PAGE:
Let’s be perfectly honest, this is not the best anthology series in the history of ever. I’m not going to do the run down of Stephen King’s career, or chronicle the ups and downs of his work here. Lately, I’ve found that no two people can really agree when exactly it was that they stopped loving the man’s work or when exactly things just plain stopped working for them. My particular view is that King has always been sort of lopsided and uneven. There are moments of brilliance and moments that don’t work and it’s up to each person to pick and choose what does and doesn’t work for them. However, for the most part, Nightmares & Dreamscapes didn’t much work for me. One problem was that it was greatly shot in Australia, but it’s trying to look like America (Or in one case, London) and it just doesn’t. That’s less of a problem here, as part of the show was shot in San Francisco (or someplace trying to look like it mixed with stock footage and matte shots) and the other part was just on a soundstage. None of that is very important though, the only really important question is “Does it work?” or possibly “Is it entertaining?” since I’ve admitted things that are complete train wrecks can be entertaining.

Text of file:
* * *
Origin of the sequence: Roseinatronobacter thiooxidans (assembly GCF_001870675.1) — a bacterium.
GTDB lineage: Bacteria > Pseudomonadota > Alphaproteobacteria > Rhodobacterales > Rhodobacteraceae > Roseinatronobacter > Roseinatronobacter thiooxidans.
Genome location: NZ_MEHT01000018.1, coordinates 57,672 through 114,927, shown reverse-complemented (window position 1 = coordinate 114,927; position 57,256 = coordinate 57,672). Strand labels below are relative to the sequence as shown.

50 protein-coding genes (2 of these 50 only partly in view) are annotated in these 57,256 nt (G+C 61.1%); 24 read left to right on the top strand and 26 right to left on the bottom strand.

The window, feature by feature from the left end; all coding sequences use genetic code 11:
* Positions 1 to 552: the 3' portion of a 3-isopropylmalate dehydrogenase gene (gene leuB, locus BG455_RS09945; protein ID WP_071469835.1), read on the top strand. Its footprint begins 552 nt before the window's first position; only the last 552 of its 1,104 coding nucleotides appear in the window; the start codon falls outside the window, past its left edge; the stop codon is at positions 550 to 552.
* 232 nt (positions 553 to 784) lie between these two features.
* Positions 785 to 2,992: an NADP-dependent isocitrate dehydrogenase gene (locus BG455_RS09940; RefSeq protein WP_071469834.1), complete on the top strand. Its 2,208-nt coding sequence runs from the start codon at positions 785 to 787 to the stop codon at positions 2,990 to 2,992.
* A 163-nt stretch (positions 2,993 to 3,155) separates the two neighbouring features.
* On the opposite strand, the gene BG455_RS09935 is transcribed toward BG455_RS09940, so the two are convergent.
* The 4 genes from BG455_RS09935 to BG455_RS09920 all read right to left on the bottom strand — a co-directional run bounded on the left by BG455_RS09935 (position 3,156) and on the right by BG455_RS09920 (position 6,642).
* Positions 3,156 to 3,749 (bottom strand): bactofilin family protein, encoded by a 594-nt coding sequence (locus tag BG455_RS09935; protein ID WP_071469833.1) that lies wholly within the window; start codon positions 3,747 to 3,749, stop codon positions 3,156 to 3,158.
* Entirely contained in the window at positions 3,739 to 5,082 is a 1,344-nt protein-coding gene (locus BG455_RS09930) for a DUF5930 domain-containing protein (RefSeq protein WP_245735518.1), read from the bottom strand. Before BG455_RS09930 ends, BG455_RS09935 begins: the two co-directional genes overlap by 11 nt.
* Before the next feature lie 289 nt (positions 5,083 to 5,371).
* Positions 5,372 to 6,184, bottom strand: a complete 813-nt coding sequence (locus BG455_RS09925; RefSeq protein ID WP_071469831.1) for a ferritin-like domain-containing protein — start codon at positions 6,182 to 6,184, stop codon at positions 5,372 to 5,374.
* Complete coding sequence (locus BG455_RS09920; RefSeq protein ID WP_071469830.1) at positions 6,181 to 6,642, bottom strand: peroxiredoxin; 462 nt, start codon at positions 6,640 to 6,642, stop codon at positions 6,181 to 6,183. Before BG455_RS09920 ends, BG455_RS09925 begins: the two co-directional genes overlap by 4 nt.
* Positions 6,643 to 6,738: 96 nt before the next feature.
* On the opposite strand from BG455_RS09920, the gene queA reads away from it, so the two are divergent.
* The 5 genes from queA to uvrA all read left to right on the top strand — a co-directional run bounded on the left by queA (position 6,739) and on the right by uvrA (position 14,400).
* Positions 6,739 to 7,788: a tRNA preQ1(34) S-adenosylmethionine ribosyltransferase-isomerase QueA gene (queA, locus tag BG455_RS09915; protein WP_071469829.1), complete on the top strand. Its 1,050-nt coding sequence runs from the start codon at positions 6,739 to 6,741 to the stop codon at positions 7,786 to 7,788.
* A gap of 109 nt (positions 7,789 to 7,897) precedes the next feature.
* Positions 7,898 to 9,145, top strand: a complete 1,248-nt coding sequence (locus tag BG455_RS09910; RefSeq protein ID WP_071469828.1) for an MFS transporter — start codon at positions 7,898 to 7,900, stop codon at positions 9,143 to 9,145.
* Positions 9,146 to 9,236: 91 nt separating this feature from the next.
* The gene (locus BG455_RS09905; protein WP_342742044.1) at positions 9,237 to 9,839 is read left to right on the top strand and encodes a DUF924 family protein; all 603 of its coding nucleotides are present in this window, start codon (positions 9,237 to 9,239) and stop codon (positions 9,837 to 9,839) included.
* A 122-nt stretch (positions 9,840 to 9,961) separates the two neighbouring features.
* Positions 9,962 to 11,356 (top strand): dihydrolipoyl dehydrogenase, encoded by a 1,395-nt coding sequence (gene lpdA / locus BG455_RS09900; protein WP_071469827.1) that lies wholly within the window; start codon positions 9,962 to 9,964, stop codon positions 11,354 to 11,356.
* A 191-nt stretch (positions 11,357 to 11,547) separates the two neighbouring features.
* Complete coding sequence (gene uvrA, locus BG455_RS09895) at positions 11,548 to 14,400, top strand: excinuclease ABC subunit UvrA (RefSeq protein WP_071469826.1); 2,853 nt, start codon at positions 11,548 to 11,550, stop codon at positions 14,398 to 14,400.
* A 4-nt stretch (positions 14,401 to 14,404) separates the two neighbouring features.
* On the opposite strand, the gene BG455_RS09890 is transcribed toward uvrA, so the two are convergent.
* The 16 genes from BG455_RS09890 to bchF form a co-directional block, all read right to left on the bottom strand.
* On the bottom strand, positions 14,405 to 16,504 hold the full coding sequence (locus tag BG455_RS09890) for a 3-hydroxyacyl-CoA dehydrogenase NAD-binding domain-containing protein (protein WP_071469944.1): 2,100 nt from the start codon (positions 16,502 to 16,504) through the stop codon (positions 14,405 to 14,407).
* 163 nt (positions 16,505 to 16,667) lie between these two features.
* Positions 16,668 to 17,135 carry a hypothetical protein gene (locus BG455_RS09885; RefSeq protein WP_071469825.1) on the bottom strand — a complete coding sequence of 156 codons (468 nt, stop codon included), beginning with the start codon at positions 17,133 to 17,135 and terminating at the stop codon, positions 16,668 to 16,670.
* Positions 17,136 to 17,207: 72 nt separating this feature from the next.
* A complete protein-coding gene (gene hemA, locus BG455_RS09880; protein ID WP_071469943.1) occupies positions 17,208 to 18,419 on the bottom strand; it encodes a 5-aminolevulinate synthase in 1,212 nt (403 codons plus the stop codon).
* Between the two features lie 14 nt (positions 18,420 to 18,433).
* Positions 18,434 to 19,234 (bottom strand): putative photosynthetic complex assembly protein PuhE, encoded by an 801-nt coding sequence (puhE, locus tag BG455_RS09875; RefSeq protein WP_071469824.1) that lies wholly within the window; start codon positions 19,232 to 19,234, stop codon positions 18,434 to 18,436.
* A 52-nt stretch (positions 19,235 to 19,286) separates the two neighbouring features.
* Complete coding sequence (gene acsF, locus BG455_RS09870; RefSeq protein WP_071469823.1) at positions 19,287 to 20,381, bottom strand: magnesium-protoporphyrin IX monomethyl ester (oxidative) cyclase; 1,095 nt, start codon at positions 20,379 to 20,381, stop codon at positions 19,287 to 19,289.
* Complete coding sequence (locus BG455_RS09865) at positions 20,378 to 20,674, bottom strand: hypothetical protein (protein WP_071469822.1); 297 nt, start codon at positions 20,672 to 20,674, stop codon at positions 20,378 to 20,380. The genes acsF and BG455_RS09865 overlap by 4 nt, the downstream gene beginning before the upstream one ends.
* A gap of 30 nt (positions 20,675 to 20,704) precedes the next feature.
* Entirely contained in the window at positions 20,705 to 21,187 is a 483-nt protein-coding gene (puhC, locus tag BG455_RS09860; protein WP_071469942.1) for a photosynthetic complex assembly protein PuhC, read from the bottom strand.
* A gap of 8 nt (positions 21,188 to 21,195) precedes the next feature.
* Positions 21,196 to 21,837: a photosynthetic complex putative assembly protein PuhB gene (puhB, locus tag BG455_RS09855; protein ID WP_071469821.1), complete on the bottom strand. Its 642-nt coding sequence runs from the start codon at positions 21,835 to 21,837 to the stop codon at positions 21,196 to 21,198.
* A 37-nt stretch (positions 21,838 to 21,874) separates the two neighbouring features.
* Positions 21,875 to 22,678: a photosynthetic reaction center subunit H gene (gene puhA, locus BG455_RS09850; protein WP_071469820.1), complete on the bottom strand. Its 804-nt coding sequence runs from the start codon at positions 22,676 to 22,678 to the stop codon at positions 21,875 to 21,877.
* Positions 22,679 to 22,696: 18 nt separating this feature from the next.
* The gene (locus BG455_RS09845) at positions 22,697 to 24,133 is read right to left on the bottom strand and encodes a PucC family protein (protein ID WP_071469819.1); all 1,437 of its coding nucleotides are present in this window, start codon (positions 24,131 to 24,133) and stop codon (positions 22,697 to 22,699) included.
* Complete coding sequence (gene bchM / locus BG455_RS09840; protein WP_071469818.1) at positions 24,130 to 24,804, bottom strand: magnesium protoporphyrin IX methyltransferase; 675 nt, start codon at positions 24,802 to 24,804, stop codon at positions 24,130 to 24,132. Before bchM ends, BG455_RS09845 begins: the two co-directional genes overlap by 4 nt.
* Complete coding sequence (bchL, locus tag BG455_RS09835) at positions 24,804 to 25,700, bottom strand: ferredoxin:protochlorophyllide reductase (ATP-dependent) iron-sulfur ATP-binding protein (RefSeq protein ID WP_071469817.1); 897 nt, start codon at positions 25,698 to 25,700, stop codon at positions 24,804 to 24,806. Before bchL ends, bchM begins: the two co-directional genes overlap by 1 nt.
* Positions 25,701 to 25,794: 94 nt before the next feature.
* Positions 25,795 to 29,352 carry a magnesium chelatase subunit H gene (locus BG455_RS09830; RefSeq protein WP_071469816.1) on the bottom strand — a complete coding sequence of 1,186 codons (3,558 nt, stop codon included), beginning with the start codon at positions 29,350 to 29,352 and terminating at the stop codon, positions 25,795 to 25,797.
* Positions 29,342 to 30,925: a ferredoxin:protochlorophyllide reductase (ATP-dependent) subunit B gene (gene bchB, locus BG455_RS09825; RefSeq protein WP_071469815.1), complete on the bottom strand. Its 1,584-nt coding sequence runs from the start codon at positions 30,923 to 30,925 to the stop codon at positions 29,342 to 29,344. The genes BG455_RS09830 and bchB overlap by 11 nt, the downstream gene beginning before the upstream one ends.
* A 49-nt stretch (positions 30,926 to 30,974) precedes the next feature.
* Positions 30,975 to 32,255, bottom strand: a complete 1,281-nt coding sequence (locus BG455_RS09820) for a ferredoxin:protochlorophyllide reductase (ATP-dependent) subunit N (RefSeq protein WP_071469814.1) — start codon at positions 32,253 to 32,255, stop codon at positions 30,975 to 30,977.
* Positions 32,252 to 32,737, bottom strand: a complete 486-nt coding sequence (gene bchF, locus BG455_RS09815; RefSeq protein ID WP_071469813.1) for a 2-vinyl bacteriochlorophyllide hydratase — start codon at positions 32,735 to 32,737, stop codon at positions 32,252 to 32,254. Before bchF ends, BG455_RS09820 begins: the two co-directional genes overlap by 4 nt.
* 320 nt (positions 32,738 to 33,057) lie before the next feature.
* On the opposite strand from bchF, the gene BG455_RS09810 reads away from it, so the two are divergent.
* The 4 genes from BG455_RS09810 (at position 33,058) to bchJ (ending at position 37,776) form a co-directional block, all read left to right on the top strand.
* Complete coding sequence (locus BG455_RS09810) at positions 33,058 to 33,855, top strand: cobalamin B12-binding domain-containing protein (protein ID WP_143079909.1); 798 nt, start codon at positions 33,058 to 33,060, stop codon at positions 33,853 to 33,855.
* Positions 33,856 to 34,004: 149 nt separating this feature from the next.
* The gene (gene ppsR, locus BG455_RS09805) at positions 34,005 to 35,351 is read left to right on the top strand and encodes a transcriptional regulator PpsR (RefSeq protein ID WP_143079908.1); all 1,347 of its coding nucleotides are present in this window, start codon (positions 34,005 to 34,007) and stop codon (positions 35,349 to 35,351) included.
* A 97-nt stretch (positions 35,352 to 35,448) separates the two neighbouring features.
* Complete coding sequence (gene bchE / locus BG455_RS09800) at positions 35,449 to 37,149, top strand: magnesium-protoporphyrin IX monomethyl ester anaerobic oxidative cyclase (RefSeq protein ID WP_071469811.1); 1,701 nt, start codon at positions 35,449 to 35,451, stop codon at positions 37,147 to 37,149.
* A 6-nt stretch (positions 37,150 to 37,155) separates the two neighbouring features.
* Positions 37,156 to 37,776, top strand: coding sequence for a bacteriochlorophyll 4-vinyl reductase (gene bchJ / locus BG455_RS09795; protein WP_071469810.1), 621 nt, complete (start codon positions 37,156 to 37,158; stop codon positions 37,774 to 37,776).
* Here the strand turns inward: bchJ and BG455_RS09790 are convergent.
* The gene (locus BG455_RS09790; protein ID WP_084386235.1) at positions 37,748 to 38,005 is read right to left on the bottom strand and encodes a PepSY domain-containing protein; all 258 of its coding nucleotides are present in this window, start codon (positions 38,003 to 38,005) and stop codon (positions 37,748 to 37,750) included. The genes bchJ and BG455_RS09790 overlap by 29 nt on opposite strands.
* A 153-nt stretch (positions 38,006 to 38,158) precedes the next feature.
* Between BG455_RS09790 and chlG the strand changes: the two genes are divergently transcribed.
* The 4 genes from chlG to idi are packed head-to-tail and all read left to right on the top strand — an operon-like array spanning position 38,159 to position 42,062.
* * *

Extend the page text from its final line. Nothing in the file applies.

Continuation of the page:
Well, the answer is “Yes.” A further answer might be, “It’s not the best Stephen King adaptation that’s ever been made, but it’s certainly the most fun.”

(more…)

1
Indiana Jones and the Temple of Doom (1984/ Lucasfilm/ Dir. Steven Spielberg)

Oh yeah, the first Indy movie I’m going to review and it’s one of the most infamous sequels ever made. Let’s get a statement out of the way straight off, this is a flawed movie. It’s the weakest of the trilogy, and yes I know Crystal Skull exists. We’ll talk about that one some day. It doesn’t work like the others, it doesn’t seem to fit with the others, and there are parts that make even a strong man wince. There is also a woman who spends more time screaming than talking, which I’ll get to. However, there is a lot to defend, or at least understand here, so I won’t just smack it around with a leather strap and call it a day. Besides, Indiana Jones and the Temple of Doom is the Kill Bill of 1984 and most people don’t even know it. Yes, I will explain that statement. Good movies deserve better than that, and while this might not be a great movie, it is a good one, no matter what those wankers on the internet might say.

(more…)

1
Jurassic Park (1993/Universal/Dir. Steven Spielberg)